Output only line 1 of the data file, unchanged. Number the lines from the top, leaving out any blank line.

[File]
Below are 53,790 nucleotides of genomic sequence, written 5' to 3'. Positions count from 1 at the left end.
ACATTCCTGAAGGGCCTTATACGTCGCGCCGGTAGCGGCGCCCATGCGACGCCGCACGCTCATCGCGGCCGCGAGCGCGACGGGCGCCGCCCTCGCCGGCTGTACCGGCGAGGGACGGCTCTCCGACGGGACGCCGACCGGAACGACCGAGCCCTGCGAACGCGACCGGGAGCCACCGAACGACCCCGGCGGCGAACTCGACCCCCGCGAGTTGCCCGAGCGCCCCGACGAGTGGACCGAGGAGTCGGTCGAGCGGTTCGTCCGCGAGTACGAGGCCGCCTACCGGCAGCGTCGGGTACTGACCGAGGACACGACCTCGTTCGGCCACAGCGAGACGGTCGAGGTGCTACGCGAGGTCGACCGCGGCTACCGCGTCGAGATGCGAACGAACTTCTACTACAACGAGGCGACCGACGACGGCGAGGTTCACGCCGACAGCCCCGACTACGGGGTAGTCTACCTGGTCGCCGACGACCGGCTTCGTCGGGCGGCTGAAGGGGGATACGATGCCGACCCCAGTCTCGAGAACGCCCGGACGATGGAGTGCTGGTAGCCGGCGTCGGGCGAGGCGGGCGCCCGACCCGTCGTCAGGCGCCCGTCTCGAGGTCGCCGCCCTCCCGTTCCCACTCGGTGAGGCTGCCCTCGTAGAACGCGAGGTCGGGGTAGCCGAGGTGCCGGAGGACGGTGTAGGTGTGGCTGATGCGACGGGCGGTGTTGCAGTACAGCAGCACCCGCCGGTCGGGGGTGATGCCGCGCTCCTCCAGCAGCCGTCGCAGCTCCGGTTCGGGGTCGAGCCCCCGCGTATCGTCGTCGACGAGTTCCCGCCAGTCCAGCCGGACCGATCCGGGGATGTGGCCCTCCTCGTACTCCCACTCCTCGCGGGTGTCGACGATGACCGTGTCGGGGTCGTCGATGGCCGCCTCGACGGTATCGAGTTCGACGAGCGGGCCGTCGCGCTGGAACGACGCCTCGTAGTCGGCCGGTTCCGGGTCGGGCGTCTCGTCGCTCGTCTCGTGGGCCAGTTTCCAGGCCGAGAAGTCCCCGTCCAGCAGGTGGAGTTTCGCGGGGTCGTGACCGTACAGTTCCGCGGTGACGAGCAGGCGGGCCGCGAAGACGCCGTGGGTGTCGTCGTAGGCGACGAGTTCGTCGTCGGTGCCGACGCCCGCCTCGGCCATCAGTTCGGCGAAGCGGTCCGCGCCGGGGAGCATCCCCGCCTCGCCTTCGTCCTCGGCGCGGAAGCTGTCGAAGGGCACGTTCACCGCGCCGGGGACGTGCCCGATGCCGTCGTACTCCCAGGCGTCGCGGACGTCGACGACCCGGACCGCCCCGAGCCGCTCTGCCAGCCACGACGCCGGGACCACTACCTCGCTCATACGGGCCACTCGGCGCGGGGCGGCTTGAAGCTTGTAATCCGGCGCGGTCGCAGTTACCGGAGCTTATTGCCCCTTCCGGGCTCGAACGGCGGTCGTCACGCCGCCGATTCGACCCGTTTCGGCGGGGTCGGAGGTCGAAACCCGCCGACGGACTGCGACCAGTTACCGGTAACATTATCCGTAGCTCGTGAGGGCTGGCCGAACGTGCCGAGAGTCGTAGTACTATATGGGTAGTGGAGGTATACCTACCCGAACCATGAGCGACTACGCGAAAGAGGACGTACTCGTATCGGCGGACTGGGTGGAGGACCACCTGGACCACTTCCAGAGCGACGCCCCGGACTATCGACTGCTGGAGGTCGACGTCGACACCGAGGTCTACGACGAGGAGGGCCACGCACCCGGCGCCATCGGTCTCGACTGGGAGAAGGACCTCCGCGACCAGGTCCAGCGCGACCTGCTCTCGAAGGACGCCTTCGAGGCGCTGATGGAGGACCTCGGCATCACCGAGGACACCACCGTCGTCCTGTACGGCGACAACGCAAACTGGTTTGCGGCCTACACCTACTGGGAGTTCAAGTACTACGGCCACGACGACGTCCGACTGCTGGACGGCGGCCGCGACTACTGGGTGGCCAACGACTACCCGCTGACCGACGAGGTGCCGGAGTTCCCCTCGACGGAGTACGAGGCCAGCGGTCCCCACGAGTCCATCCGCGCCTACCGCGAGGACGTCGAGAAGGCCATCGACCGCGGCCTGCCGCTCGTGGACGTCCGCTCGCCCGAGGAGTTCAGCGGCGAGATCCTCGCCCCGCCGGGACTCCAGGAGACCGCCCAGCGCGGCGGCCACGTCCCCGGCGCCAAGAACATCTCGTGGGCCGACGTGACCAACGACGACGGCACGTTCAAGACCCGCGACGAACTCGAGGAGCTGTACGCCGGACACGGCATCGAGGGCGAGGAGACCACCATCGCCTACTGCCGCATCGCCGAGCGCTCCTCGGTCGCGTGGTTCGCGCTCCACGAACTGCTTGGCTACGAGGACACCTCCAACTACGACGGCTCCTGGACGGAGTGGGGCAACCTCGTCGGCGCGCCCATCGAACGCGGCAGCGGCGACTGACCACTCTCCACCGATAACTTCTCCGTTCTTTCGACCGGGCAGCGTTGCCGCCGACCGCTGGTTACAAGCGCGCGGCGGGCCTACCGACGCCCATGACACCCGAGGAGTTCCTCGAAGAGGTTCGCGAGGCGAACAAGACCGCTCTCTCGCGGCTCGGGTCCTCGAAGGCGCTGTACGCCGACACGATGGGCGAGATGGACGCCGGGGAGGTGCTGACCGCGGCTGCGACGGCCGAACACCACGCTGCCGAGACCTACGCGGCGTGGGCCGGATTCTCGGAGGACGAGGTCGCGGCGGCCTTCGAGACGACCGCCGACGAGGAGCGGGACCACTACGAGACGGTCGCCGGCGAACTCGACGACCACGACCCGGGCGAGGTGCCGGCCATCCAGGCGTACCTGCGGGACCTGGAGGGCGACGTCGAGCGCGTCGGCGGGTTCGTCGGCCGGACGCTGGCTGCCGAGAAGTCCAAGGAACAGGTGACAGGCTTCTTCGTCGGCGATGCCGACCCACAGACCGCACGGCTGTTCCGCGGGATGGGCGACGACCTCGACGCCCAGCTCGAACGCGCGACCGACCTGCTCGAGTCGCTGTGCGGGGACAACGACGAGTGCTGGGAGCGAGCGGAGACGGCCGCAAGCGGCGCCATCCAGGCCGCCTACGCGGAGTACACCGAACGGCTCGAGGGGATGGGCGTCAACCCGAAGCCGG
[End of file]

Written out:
Below are 53,790 nucleotides of genomic sequence, written 5' to 3'. Positions count from 1 at the left end.